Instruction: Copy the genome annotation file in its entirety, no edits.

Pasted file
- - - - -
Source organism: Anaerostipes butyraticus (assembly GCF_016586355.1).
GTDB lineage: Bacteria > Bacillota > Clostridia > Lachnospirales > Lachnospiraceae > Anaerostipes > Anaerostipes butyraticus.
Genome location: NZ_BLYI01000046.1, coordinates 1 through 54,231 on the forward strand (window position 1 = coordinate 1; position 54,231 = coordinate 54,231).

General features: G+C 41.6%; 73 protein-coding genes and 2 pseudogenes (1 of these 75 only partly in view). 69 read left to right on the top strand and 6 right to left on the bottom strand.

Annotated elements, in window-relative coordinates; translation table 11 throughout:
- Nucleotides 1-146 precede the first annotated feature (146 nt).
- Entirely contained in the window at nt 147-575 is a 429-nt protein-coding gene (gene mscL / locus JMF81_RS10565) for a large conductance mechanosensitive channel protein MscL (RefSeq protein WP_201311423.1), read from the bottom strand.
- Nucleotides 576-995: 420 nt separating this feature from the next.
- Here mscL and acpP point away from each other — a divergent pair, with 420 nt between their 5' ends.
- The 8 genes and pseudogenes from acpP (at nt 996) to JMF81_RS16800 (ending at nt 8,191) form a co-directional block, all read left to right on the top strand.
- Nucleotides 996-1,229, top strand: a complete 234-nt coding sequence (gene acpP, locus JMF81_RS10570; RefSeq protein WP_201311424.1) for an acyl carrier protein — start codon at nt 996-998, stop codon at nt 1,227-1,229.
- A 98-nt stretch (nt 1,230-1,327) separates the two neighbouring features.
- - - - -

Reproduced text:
Source organism: Anaerostipes butyraticus (assembly GCF_016586355.1).
GTDB lineage: Bacteria > Bacillota > Clostridia > Lachnospirales > Lachnospiraceae > Anaerostipes > Anaerostipes butyraticus.
Genome location: NZ_BLYI01000046.1, coordinates 1 through 54,231 on the forward strand (window position 1 = coordinate 1; position 54,231 = coordinate 54,231).

General features: G+C 41.6%; 73 protein-coding genes and 2 pseudogenes (1 of these 75 only partly in view). 69 read left to right on the top strand and 6 right to left on the bottom strand.

Annotated elements, in window-relative coordinates; translation table 11 throughout:
- Nucleotides 1-146 precede the first annotated feature (146 nt).
- Entirely contained in the window at nt 147-575 is a 429-nt protein-coding gene (gene mscL / locus JMF81_RS10565) for a large conductance mechanosensitive channel protein MscL (RefSeq protein WP_201311423.1), read from the bottom strand.
- Nucleotides 576-995: 420 nt separating this feature from the next.
- Here mscL and acpP point away from each other — a divergent pair, with 420 nt between their 5' ends.
- The 8 genes and pseudogenes from acpP (at nt 996) to JMF81_RS16800 (ending at nt 8,191) form a co-directional block, all read left to right on the top strand.
- Nucleotides 996-1,229, top strand: a complete 234-nt coding sequence (gene acpP, locus JMF81_RS10570; RefSeq protein WP_201311424.1) for an acyl carrier protein — start codon at nt 996-998, stop codon at nt 1,227-1,229.
- A 98-nt stretch (nt 1,230-1,327) separates the two neighbouring features.